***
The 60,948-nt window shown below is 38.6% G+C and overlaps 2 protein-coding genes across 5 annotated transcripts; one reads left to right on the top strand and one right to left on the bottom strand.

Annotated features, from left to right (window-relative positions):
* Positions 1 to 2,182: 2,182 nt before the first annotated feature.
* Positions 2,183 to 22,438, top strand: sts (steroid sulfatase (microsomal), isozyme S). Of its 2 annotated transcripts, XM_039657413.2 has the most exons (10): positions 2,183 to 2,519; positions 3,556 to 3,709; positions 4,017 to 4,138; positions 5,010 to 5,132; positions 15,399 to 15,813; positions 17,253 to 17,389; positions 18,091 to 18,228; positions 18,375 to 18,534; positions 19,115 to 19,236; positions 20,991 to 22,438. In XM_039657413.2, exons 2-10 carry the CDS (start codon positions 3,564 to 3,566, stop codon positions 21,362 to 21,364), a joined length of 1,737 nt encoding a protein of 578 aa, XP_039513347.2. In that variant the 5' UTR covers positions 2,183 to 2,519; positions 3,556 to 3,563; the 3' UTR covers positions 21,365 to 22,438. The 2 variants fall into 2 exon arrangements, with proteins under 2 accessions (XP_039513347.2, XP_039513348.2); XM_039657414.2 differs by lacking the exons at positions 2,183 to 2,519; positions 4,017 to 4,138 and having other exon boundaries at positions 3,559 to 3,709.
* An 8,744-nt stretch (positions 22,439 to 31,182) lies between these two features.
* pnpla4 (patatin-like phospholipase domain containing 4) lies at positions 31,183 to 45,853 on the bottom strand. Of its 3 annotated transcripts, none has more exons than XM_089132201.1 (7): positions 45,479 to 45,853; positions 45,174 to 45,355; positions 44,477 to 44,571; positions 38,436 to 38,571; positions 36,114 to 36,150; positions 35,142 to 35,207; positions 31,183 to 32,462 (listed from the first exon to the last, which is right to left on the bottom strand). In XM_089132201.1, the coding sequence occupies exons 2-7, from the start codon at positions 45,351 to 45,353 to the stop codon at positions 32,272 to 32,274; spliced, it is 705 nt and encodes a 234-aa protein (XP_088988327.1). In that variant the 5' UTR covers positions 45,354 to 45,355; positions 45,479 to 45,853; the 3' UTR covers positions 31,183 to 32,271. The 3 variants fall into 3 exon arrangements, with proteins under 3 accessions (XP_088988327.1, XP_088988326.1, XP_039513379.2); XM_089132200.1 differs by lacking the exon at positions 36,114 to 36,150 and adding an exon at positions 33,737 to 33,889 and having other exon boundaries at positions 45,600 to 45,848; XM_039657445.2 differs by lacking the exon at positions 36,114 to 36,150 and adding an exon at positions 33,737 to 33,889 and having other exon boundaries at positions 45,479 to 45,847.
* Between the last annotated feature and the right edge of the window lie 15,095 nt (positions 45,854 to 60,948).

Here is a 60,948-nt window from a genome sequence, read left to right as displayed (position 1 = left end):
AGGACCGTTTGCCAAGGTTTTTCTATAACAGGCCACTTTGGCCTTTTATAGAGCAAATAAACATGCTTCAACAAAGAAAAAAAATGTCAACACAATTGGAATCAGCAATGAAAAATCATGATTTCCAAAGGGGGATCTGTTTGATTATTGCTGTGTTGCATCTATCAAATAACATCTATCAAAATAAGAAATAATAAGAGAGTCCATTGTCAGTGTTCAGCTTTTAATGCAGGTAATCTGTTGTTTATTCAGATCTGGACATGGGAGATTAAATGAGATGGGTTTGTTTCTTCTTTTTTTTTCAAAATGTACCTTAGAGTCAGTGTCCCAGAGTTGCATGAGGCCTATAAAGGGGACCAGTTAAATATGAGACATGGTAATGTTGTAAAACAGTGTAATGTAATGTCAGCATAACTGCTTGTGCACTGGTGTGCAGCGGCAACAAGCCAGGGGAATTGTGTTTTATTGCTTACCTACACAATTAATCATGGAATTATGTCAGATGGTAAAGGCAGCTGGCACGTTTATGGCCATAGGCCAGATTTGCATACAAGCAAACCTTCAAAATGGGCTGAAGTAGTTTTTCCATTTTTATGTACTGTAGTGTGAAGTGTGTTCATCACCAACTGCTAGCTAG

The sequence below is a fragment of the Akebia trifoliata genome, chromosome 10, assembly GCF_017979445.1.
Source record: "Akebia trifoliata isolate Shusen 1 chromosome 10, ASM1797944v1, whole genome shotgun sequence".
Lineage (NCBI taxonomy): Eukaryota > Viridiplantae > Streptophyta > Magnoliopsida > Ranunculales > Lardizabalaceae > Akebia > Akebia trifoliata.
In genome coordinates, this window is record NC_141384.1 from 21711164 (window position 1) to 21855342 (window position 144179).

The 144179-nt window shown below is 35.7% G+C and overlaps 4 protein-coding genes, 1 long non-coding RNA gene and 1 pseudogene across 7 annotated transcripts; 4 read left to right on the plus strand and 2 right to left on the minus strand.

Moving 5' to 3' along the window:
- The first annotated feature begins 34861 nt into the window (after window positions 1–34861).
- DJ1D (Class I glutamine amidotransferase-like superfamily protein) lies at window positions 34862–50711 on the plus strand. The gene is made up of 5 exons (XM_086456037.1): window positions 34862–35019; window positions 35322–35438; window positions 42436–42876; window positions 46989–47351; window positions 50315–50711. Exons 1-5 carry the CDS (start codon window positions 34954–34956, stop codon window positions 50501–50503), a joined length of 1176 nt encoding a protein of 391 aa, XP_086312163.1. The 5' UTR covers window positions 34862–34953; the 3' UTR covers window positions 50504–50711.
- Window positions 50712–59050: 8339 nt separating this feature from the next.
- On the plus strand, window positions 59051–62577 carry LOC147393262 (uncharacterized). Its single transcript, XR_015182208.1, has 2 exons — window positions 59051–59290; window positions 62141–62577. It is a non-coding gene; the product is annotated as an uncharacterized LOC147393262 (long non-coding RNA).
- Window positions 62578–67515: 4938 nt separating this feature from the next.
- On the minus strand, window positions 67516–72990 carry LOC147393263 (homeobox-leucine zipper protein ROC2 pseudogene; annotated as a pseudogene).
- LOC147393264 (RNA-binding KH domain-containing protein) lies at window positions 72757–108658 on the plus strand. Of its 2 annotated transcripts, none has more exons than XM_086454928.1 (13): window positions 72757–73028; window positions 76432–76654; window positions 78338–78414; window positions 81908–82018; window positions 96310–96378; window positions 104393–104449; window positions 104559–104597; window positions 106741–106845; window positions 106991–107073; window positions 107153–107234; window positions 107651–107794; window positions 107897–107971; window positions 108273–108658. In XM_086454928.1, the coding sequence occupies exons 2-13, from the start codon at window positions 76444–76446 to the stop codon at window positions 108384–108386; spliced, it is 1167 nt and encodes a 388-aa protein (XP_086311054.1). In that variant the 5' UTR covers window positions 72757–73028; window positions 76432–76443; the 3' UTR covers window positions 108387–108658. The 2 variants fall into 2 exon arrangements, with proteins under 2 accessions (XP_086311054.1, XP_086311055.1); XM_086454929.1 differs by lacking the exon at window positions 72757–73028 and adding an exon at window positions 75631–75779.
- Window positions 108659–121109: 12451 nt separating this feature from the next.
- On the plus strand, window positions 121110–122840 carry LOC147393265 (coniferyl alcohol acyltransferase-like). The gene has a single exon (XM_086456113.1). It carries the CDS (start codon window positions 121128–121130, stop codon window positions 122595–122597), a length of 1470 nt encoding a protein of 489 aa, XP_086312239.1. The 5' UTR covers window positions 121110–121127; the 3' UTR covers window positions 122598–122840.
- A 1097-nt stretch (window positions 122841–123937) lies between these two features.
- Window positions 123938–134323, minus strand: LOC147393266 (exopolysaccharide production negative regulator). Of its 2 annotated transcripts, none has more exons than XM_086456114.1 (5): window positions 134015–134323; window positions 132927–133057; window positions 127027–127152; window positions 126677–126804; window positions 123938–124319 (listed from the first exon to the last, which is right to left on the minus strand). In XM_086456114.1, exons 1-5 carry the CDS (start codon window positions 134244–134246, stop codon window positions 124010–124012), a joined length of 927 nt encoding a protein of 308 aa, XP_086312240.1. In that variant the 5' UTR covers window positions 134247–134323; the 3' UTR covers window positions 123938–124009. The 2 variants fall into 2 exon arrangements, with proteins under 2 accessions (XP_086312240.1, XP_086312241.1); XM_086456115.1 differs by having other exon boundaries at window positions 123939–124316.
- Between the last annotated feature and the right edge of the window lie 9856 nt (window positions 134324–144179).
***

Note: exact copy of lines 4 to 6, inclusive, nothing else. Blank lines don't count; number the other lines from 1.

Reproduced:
* Positions 2,183 to 22,438, top strand: sts (steroid sulfatase (microsomal), isozyme S). Of its 2 annotated transcripts, XM_039657413.2 has the most exons (10): positions 2,183 to 2,519; positions 3,556 to 3,709; positions 4,017 to 4,138; positions 5,010 to 5,132; positions 15,399 to 15,813; positions 17,253 to 17,389; positions 18,091 to 18,228; positions 18,375 to 18,534; positions 19,115 to 19,236; positions 20,991 to 22,438. In XM_039657413.2, exons 2-10 carry the CDS (start codon positions 3,564 to 3,566, stop codon positions 21,362 to 21,364), a joined length of 1,737 nt encoding a protein of 578 aa, XP_039513347.2. In that variant the 5' UTR covers positions 2,183 to 2,519; positions 3,556 to 3,563; the 3' UTR covers positions 21,365 to 22,438. The 2 variants fall into 2 exon arrangements, with proteins under 2 accessions (XP_039513347.2, XP_039513348.2); XM_039657414.2 differs by lacking the exons at positions 2,183 to 2,519; positions 4,017 to 4,138 and having other exon boundaries at positions 3,559 to 3,709.
* An 8,744-nt stretch (positions 22,439 to 31,182) lies between these two features.
* pnpla4 (patatin-like phospholipase domain containing 4) lies at positions 31,183 to 45,853 on the bottom strand. Of its 3 annotated transcripts, none has more exons than XM_089132201.1 (7): positions 45,479 to 45,853; positions 45,174 to 45,355; positions 44,477 to 44,571; positions 38,436 to 38,571; positions 36,114 to 36,150; positions 35,142 to 35,207; positions 31,183 to 32,462 (listed from the first exon to the last, which is right to left on the bottom strand). In XM_089132201.1, the coding sequence occupies exons 2-7, from the start codon at positions 45,351 to 45,353 to the stop codon at positions 32,272 to 32,274; spliced, it is 705 nt and encodes a 234-aa protein (XP_088988327.1). In that variant the 5' UTR covers positions 45,354 to 45,355; positions 45,479 to 45,853; the 3' UTR covers positions 31,183 to 32,271. The 3 variants fall into 3 exon arrangements, with proteins under 3 accessions (XP_088988327.1, XP_088988326.1, XP_039513379.2); XM_089132200.1 differs by lacking the exon at positions 36,114 to 36,150 and adding an exon at positions 33,737 to 33,889 and having other exon boundaries at positions 45,600 to 45,848; XM_039657445.2 differs by lacking the exon at positions 36,114 to 36,150 and adding an exon at positions 33,737 to 33,889 and having other exon boundaries at positions 45,479 to 45,847.